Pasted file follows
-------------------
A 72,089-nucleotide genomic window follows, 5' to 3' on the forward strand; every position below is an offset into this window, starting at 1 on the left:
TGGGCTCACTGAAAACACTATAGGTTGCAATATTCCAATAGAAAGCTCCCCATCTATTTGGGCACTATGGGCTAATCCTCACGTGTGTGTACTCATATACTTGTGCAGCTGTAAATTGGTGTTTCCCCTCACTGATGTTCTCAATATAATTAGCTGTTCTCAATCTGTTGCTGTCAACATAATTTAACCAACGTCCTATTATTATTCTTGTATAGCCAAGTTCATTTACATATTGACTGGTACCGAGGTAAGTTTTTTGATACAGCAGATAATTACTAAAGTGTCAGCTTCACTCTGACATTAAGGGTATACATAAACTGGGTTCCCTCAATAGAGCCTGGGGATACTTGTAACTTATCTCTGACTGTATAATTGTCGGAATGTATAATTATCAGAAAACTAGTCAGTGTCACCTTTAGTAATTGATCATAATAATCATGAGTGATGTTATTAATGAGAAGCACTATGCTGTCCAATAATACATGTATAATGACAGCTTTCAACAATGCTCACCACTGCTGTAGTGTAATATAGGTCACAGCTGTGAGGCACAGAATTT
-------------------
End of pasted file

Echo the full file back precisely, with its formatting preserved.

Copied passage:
A 72,089-nucleotide genomic window follows, 5' to 3' on the forward strand; every position below is an offset into this window, starting at 1 on the left:
TGGGCTCACTGAAAACACTATAGGTTGCAATATTCCAATAGAAAGCTCCCCATCTATTTGGGCACTATGGGCTAATCCTCACGTGTGTGTACTCATATACTTGTGCAGCTGTAAATTGGTGTTTCCCCTCACTGATGTTCTCAATATAATTAGCTGTTCTCAATCTGTTGCTGTCAACATAATTTAACCAACGTCCTATTATTATTCTTGTATAGCCAAGTTCATTTACATATTGACTGGTACCGAGGTAAGTTTTTTGATACAGCAGATAATTACTAAAGTGTCAGCTTCACTCTGACATTAAGGGTATACATAAACTGGGTTCCCTCAATAGAGCCTGGGGATACTTGTAACTTATCTCTGACTGTATAATTGTCGGAATGTATAATTATCAGAAAACTAGTCAGTGTCACCTTTAGTAATTGATCATAATAATCATGAGTGATGTTATTAATGAGAAGCACTATGCTGTCCAATAATACATGTATAATGACAGCTTTCAACAATGCTCACCACTGCTGTAGTGTAATATAGGTCACAGCTGTGAGGCACAGAATTT